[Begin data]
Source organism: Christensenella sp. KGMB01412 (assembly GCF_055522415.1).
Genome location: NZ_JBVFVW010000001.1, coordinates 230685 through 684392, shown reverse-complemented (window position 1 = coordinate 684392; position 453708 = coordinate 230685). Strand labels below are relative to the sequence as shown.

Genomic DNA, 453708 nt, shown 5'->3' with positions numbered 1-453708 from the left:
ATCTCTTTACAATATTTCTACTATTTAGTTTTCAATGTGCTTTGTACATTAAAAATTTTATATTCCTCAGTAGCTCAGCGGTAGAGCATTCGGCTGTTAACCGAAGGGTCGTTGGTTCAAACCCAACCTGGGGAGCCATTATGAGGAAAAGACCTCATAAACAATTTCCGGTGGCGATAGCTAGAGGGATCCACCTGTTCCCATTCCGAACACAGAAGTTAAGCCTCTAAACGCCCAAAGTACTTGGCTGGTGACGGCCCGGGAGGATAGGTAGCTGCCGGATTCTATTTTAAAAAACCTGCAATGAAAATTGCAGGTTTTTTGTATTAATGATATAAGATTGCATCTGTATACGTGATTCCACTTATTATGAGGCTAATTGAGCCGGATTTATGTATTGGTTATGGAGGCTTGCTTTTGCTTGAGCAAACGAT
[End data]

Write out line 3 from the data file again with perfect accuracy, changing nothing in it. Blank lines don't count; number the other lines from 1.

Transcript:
Genomic DNA, 453708 nt, shown 5'->3' with positions numbered 1-453708 from the left: